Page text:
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BMC Health Serv Res. 2011 Dec 21;11 Suppl 2:S11. doi: 10.1186/1472-6963-11-S2-S11.

Does contracting of health care in Afghanistan work? Public and service-users' perceptions and experience.

Author information

1
CIET Trust Botswana, PO Box 1240, Gaborone, Botswana. acockcroft@ciet.org

Abstract

BACKGROUND:

In rebuilding devastated health services, the government of Afghanistan has provided access to basic services mainly by contracting with non-government organisations (NGOs), and more recently the Strengthening Mechanism (SM) of contracting with Provincial Health Offices. Community-based information about the public's views and experience of health services is scarce.

METHODS:

Field teams visited households in a stratified random sample of 30 communities in two districts in Kabul province, with health services mainly provided either by an NGO or through the SM and administered a questionnaire about household views, use, and experience of health services, including payments for services and corruption. They later discussed the findings with separate community focus groups of men and women. We calculated weighted frequencies of views and experience of services and multivariate analysis examined the related factors.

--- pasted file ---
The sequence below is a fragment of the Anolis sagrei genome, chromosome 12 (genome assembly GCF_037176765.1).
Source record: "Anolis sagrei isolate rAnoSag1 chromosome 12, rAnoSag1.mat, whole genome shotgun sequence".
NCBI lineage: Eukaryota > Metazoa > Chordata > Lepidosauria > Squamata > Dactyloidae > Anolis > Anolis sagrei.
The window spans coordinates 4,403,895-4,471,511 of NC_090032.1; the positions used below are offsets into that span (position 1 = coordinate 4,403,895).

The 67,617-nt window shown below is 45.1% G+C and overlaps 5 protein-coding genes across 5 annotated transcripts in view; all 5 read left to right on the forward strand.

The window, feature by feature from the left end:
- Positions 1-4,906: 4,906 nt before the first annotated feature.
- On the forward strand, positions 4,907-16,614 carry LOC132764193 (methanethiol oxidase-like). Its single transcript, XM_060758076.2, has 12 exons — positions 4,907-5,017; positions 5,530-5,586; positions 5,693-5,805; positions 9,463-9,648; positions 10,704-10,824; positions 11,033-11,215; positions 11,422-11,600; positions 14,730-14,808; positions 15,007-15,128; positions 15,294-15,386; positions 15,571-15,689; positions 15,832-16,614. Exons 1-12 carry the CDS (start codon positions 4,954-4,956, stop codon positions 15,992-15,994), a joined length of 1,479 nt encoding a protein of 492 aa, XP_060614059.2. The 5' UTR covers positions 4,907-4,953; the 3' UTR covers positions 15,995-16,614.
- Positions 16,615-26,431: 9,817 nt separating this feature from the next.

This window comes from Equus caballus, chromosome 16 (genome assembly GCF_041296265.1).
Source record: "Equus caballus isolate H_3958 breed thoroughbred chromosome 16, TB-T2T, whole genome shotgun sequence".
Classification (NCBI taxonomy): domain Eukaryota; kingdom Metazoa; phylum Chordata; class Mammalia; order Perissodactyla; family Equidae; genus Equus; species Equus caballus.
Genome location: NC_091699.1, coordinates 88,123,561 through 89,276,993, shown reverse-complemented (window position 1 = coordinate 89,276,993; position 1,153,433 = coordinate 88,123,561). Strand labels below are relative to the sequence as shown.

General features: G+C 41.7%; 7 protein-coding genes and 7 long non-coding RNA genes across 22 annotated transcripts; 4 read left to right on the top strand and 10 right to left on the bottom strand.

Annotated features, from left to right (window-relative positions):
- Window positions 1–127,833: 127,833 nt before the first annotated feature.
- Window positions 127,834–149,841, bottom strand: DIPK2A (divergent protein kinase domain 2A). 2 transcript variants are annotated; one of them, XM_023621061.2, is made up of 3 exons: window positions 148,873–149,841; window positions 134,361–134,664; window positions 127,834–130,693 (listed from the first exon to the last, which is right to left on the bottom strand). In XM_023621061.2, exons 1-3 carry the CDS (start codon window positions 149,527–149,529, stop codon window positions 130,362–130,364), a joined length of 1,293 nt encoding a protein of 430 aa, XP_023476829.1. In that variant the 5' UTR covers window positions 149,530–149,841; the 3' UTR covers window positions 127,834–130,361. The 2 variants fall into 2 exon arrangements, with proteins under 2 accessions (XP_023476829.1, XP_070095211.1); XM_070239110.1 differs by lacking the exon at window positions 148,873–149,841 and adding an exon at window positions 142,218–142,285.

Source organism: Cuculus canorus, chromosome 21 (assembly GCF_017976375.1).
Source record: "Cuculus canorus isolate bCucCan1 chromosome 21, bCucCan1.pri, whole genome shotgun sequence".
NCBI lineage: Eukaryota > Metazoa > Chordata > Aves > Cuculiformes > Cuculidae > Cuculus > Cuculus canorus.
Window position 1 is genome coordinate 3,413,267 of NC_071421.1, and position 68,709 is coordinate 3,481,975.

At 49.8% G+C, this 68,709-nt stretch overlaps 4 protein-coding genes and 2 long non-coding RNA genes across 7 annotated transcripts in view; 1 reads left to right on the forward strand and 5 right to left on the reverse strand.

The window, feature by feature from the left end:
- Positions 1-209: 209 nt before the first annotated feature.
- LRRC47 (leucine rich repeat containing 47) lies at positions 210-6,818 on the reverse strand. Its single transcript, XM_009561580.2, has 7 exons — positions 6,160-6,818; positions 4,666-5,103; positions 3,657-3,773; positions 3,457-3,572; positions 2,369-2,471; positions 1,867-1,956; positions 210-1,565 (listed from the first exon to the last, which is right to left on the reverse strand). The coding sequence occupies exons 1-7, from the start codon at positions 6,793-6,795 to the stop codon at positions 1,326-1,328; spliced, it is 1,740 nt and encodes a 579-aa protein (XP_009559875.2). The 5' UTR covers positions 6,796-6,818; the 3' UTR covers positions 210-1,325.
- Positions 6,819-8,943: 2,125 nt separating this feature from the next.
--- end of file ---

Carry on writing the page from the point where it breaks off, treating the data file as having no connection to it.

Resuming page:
RESULTS:

The survey covered 3283 households including 2845 recent health service users. Some 42% of households in the SM district and 57% in the NGO district rated available health services as good. Some 63% of households in the SM district (adjacent to Kabul) and 93% in the NGO district ordinarily used government health facilities. Service users rated private facilities more positively than government facilities. Government service users were more satisfied in urban facilities, if the household head was not educated, if they had enough food in the last week, and if they waited less than 30 minutes. Many households were unwilling to comment on corruption in health services; 15% in the SM district and 26% in the NGO district reported having been asked for an unofficial payment. Despite a policy of free services, one in seven users paid for treatment in government facilities, and three in four paid for medicine outside the facilities. Focus groups confirmed people knew payments were unofficial; they were afraid to talk about corruption.

CONCLUSIONS:

Households used government health services but preferred private services. The experience of service users was similar in the SM and NGO districts. People made unofficial payments in government facilities, whether SM or NGO run. Tackling corruption in health services is an important part of anti-corruption measures in Afghanistan.

PMID:
22376191
PMCID:
PMC3332555
DOI:
10.1186/1472-6963-11-S2-S11
[Indexed for MEDLINE]
Free PMC Article

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